Last week, Berkeley’s only youth shelter — Youth Engagement, Advocacy, and Housing (YEAH!) –closed its doors, not to reopen until November. At 7:00 in the morning, the shelter’s young residents began walking out onto the street, carrying all of their belongings. Some asked to borrow a blanket before they left. Despite months of effort by shelter staff to find other placements, there were only a few transitional housing spots available. Most of the youth, ages 18-25, left the shelter without anywhere stable to stay. One young man, when asked what his plan was, said he had to get to class—he will have to study for and take his community college exams without a safe place to sleep at night.
The youth, now on their own, had to interact with the police almost immediately. Several were stopped by police in front of an empty storefront and held for 20 minutes while the officers did warrant checks. A couple of hours later, other YEAH youth were in the downtown area with their belongings and the police told them that they had to leave. With no shelter, no daytime drop-in, and no homes for them, there’s no clear place for these young people to go.
Nearly every summer, Berkeley has heated debates about homeless youth in public spaces. During the summers of 2011 and 2012, the City Council considered passing a law against sitting, motivated largely by stories of homeless youth in downtown and on Telegraph Avenue. In June 2007, the City Council initiated plans to consider the Public Commons for Everyone Initiative to address the same issues. It is not sheer coincidence that these discussions happen during the summer when the YEAH shelter is closed, just as it was predictable that homeless youth would leave the just-closed shelter only to be told by police that they can’t be in public. There are simply fewer services for homeless youth in the summer, and the real life impact is significant.
While it is open, YEAH becomes a home for 25 transitional-age youth per night, serving about 70 over the course of six months. While the space is not enough to meet the need, for those who get in, the shelter provides a safe structure, both a place to sleep and a place to find stability. Youth get help looking for housing. They get mental health counseling. They have positive interactions with their peers. They apply for school, or apply for disability benefits, or apply for work. They begin to count on the place — some even call it home — and then the shelter ends. These young people take their pets and their stuff and take their chances on the street.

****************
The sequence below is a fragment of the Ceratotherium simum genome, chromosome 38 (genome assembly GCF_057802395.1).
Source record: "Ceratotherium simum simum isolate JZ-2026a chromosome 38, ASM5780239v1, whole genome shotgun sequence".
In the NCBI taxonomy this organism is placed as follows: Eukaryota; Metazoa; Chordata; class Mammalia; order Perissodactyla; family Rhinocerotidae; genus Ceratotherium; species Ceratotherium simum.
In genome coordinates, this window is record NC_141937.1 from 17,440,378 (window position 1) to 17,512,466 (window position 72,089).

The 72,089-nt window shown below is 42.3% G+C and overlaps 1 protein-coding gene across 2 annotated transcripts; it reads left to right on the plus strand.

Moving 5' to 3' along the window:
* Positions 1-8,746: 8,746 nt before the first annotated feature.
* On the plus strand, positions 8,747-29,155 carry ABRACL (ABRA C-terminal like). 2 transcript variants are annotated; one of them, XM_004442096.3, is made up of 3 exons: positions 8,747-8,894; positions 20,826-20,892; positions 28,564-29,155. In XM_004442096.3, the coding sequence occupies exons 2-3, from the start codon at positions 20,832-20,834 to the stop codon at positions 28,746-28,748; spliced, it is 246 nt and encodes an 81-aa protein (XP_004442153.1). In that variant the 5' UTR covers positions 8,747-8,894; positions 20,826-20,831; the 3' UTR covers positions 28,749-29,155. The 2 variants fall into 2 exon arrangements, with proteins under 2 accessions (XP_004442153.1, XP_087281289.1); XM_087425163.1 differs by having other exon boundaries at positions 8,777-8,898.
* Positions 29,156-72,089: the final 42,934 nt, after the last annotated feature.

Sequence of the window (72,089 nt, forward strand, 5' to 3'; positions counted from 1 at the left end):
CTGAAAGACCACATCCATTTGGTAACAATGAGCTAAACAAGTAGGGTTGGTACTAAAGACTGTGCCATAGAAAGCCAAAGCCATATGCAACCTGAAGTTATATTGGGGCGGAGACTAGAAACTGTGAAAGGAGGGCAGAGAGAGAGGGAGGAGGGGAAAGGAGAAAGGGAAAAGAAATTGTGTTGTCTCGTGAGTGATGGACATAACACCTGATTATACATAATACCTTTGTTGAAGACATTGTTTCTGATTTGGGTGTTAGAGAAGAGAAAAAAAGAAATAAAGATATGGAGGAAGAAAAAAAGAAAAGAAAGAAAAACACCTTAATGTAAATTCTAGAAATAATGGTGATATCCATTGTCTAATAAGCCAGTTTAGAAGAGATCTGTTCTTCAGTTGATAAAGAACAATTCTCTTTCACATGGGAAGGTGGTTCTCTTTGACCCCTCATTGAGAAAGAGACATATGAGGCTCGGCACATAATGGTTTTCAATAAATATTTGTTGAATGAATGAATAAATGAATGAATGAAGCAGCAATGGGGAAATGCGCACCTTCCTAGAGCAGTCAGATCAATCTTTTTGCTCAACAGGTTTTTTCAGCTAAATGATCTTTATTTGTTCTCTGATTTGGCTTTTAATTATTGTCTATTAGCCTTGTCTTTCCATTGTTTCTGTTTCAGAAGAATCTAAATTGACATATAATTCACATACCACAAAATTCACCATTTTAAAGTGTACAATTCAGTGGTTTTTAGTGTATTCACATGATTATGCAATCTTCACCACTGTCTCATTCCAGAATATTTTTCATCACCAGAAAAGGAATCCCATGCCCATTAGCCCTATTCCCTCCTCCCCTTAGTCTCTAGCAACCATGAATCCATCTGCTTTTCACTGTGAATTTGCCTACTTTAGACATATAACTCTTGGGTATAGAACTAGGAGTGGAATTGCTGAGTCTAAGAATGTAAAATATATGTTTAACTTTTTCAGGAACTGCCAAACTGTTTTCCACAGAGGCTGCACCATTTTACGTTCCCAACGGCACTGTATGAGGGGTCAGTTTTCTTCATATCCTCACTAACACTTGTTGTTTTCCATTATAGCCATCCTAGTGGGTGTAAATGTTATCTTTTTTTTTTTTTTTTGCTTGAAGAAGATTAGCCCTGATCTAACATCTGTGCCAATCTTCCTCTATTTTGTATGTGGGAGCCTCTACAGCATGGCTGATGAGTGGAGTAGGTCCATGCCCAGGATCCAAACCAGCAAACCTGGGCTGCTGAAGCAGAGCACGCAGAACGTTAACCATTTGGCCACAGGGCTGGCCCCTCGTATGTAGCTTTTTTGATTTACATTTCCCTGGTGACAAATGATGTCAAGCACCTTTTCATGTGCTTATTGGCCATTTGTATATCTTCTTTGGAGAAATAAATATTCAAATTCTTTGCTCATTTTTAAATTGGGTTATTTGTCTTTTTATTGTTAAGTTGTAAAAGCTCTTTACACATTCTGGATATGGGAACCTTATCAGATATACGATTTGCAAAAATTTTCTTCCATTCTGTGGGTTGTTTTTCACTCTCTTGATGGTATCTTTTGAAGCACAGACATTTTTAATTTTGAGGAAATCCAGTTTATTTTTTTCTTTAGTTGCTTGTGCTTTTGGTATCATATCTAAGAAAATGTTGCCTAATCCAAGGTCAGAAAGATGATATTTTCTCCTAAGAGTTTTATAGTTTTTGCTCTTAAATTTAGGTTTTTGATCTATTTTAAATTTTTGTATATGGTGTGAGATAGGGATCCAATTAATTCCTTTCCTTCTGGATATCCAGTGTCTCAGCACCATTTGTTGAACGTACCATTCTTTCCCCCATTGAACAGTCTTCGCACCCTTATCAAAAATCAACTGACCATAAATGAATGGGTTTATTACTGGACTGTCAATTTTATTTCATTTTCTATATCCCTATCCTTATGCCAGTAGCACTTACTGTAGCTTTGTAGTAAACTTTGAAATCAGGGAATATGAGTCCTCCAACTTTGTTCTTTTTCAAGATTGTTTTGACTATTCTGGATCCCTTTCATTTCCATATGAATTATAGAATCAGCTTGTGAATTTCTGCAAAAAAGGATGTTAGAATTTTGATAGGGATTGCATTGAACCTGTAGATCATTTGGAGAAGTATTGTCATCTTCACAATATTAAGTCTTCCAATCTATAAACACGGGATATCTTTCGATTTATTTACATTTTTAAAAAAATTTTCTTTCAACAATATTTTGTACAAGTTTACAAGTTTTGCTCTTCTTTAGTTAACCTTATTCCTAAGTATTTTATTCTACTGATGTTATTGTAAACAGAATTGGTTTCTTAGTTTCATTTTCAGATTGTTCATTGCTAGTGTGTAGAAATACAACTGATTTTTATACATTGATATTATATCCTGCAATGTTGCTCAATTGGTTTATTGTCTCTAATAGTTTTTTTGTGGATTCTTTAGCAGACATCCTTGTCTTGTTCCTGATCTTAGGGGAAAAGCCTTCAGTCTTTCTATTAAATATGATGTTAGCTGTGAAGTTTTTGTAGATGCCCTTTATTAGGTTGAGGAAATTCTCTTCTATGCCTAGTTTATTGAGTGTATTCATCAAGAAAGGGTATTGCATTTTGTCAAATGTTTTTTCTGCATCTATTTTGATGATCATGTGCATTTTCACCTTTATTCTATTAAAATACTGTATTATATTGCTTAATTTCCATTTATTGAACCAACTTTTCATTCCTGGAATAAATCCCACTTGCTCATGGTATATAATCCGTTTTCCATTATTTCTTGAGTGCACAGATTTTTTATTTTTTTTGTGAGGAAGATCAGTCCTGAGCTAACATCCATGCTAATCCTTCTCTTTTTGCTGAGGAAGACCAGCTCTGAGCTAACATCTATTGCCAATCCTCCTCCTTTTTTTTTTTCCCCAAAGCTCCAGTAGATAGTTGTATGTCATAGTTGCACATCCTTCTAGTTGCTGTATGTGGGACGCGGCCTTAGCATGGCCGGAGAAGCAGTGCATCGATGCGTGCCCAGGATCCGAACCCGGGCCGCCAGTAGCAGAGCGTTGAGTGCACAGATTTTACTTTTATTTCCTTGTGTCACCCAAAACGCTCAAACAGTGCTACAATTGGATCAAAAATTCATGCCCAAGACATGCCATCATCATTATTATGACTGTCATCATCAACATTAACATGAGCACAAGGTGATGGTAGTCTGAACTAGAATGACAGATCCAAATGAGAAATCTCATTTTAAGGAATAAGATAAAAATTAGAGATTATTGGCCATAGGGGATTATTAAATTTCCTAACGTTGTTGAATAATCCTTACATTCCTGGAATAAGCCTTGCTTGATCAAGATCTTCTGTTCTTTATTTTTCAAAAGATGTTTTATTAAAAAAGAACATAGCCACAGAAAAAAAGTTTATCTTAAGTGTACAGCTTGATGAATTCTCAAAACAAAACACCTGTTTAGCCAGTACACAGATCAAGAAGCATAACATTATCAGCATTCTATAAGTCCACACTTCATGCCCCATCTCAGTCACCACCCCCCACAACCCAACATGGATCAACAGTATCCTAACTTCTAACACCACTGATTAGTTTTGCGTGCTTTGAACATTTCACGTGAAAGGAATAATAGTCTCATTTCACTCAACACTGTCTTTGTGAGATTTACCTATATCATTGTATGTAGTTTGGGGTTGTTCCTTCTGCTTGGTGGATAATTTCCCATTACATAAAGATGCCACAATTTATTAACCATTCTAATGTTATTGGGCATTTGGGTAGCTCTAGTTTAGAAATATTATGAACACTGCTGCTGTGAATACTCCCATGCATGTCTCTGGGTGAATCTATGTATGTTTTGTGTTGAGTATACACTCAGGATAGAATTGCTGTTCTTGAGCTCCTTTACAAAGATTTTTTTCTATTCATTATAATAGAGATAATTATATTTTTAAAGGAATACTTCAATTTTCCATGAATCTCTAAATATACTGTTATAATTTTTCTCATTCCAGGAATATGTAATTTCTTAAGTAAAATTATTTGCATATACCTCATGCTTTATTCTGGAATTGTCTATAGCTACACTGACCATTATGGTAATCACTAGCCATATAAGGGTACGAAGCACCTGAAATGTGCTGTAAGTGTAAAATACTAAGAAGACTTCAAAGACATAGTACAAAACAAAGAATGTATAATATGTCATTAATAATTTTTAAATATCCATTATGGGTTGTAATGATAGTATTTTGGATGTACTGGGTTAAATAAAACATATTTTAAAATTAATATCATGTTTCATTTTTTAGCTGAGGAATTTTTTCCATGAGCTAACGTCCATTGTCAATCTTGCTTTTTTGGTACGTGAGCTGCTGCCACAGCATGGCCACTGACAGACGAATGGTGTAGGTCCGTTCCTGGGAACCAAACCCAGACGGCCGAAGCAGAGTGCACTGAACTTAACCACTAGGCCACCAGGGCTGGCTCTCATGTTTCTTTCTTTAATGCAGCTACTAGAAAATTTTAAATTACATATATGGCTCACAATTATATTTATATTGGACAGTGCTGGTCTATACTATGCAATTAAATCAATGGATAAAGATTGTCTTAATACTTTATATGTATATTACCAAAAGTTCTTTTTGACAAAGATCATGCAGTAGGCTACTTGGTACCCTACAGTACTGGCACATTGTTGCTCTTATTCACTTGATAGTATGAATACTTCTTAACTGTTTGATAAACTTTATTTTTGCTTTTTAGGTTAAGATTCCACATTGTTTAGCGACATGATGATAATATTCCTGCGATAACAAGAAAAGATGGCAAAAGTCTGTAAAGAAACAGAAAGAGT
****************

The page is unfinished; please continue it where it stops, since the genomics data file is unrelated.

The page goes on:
Unfortunately, this disruption is not the only time the youth have experienced loss. As documented by the National Law Center on Homelessness and Poverty, 43% of homeless youth were beaten by a foster parent or caretaker, 25% were sexually propositioned by a caretaker, and 20% left home over a conflict with their parents about their LGBT status. YEAH’s yearly closure causes unnecessary trauma to youth who have already had more than their share of it.
This summer, when we’re debating what to do about homeless youth in public spaces, let’s plan for next summer. Let’s make year-round youth shelter a reality, for Berkeley and for the young people of YEAH. As one young homeless woman said, a year-round youth shelter is one of the most important things Berkeley can do about homelessness, because “Everyone needs their own space and a place to survive.”
You can donate to YEAH on their website.
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